The Kingfisher case is bad for both the brand valuation profession and for brand-backed financing. There are some lessons to be learned immediately from the case.

Multiples and other comparable data are used in all different kinds of valuations. Comparables are easily available for brands as well, and it is time to make use of them in brand valuations. Such comparables cannot replace the valuation as such or the valuer. But they provide useful guidelines for mean values and a usual bandwidth and distribution of values within which the subject case can be positioned based on its particularities. No valuer should do, and no auditor or bank should accept, a valuation without using comparable data.

Don’t trust a brand valuation based on excessively high revenue growth in the future. Such growth is typically based either on expected market growth or on sizeable brand investments that are not yet paid or even known. Neither has anything to do with brand value as it stands on the date of the valuation. They are, rather, goodwill (or hope). If helpful for finance purposes, the brand can be revalued regularly in the future to include actual sales growth.

Profitability is a prerequisite for the existence of brand value. The sanity check of the good old profit split method is more important than ever. It is mostly impossible to justify any brand value under enduring losses. Temporary losses require strong arguments for the existence of intangible assets. Valuation methods based on historic cost, reconstruction cost, or replacement cost — instead of methods based on future earnings — should be considered in situations of weak profitability.

Beware of stand-alone brand valuations. Brand is only one of many different assets that make up a business. Sometimes, as in the Kingfisher case, brands are valued “stand-alone.” Sometimes, brands are valued as part of purchase price allocations where the sum of all assets amounts to the enterprise value of the business. Here, all different assets are valued separately and relative against each other, to arrive at the given enterprise value. Stand-alone brand valuations tend to neglect the value of other assets pertaining to that business (i.e., customer relations and goodwill and, in particular, landing rights and concessions in the case of airlines) and overestimate the value of the brand.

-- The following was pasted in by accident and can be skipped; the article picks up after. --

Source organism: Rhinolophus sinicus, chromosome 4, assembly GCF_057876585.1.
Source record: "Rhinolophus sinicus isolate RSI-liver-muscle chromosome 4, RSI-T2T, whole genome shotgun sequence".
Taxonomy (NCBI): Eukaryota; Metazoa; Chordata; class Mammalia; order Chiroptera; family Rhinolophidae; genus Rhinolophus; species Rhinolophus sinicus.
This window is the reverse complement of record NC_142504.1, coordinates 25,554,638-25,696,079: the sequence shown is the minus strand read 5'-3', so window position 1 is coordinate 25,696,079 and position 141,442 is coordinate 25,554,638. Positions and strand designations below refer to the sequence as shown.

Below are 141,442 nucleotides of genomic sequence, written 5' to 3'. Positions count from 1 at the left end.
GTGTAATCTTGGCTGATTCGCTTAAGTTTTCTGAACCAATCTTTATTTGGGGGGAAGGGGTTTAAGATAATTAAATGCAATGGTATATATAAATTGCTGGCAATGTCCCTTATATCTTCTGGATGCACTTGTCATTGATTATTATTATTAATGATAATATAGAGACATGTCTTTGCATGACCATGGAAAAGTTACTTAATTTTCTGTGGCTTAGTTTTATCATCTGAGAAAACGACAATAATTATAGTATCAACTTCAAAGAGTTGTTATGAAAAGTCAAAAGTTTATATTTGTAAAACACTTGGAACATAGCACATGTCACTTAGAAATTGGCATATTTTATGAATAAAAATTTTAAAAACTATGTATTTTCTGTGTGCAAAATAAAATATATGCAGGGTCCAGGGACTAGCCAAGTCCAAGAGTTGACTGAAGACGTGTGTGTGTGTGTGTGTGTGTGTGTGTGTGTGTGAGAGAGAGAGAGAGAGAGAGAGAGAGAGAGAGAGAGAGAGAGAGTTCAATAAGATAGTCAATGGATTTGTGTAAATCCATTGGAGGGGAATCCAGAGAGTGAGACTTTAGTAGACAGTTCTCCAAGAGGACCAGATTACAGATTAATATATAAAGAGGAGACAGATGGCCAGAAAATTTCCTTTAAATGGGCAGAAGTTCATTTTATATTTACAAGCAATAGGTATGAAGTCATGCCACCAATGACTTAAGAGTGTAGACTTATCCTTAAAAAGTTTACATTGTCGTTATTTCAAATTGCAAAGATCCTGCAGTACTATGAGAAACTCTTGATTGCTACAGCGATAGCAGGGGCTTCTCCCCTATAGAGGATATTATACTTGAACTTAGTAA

Comparable royalty rates from brand extension licensing must be treated with care. Often, value drivers and margin structures in the core business or territory of the licensor are much different from the licensee. The trademark royalty rate reflects either of the two or a mixture of both. For comparability, it is important to understand which one. As we have seen in the Kingfisher case, royalty rates for beer and airlines are not the same.

Brands are anything but infinite. Often, they can perish much faster than real estate or machinery, especially in distress. Brand valuation needs to consider useful life and risk more seriously, especially for brands that hold less than a No. 1-to-No. 3 position in their market. A good indicator of brand persistence by industry is whether brands are replaced post-acquisition or whether they are kept and maintained.

In most industries (except traditional consumer goods businesses), brands are extremely difficult to sell without the underlying business, like in insolvency. Lenders have to take this into account when they accept brands as collaterals. The valuation and the grant should include a fall-back position based on replacement value (cost of rebranding) or reproduction value. Further, the loan agreement should include automatic provisions in case of default, such as, for example, options to convert the loan into equity. Overall, brand-backed loans are more risky than the average interest rate they reflect, not necessarily for the general risk of brands, but for the average risk of businesses seeking to pledge their brand.

Full independence of the valuer from their client is of utmost importance. Independence should not be limited to independence from follow-up business. It should also include independence from client briefings. Almost all valuations carry an explanation that they were done for a specific purpose and in a specific situation.

The firm that valued Kingfisher also refers to this explanation today, when it states the valuation was appropriate in the context of when it was done and the purpose for which it was done.

Of course, situations may change, and purposes as well. But, if situation and purpose are major determinants of value, the result of the valuation is not an objective, realistic value but rather a value based on the client’s briefing and desires.

(This article is reprinted with permission from Trademark Comparables AG/Markables, a Switzerland-based company engaged in the valuation and capitalisation of intellectual property)